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Data reveals fintech and payroll software improved efficiencies during the pandemic

by uma
Editorial & Advertiser disclosure

The shift to remote working and spike in fintech investment improved payroll efficiencies globally. That’s according to a report from leading global employee pay provider, CloudPay.

According to the Global Payroll Efficiency Index (PEI), First Time Approvals (FTAs) increased almost 2% globally in the year following the Covid-19 outbreak while data input issues dropped more than 4% and the number of issues per 1000 payslips fell 24%.

These figures suggest that process efficiencies improved at a time when investment in payroll software improved as teams switched to operating remotely. This is in line with the results of a joint study by the World Bank, the Cambridge Centre for Alternative Finance at the University of Cambridge’s Judge Business School, and World Economic Forum, which revealed a strong growth in all types of digital financial services during the first half of 2020.

The report introduces a new Payroll Difficulty concept – analysing the complexity of payroll processes, software maturity and talent availability to benchmark how efficiency is being impacted by wider, uncontrollable market conditions.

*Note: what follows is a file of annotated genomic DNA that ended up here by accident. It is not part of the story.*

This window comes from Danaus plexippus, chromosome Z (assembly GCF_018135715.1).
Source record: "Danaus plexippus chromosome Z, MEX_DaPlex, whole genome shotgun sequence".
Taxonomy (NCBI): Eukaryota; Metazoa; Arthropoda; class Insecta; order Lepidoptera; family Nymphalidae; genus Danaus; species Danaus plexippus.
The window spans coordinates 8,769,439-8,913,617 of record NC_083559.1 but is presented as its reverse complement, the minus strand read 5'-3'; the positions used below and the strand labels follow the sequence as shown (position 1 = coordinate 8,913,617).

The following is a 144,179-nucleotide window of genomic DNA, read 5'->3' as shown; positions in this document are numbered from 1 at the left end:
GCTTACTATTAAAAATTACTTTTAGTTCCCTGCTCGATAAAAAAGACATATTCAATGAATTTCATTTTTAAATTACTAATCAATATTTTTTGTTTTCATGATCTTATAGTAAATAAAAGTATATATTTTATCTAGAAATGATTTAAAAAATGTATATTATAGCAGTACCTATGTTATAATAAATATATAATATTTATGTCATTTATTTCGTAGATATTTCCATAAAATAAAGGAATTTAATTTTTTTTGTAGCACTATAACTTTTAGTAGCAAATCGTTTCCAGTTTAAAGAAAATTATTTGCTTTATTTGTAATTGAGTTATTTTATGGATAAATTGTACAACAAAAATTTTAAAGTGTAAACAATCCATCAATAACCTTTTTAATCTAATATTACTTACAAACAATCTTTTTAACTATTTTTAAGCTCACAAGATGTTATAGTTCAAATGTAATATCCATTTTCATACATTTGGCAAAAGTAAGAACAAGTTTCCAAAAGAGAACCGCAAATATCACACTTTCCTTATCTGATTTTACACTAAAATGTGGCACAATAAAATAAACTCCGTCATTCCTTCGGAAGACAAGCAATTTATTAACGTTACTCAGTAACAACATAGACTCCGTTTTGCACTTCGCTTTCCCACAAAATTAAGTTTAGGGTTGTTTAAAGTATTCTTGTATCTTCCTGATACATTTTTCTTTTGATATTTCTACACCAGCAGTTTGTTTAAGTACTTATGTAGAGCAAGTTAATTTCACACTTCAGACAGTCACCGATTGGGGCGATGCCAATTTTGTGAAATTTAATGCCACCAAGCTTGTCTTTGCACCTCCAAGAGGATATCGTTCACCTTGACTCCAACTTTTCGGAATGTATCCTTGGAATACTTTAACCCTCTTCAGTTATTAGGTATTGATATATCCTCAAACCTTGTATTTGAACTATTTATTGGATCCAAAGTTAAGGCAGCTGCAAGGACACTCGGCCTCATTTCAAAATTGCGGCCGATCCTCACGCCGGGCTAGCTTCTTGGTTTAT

The data – which benchmarks payroll processing KPIs across 130+ countries – showed that the complexity of data collection in a remote working environment had a marginal impact on the number of days required to complete payroll processing, with global figures reporting an additional 0.1 days in calendar length for payroll. The percentage of supplemental runs also rose, up over 4% globally, though this can largely be attributed to the increase in the number of employees being laid off during the pandemic which resulted in termination payment requirements.

CloudPay CEO, Paul Bartlett, commented on the data:

“While our data shows that just 0.01% of payslips globally had inaccuracies in 2018, this metric only scratches the surface of the key performance indicators that need to be measured. The effort and investment that had to go into achieving this provides a much clearer picture as to whether or not processes are currently working, which is why we launched our PEI report. It’s encouraging to see that overall payroll efficiencies improved in the year following the Covid outbreak when many teams were operating in a remote capacity. What this does highlight is that payroll technology – which was heavily relied on during national lockdowns – can significantly improve efficiencies.”

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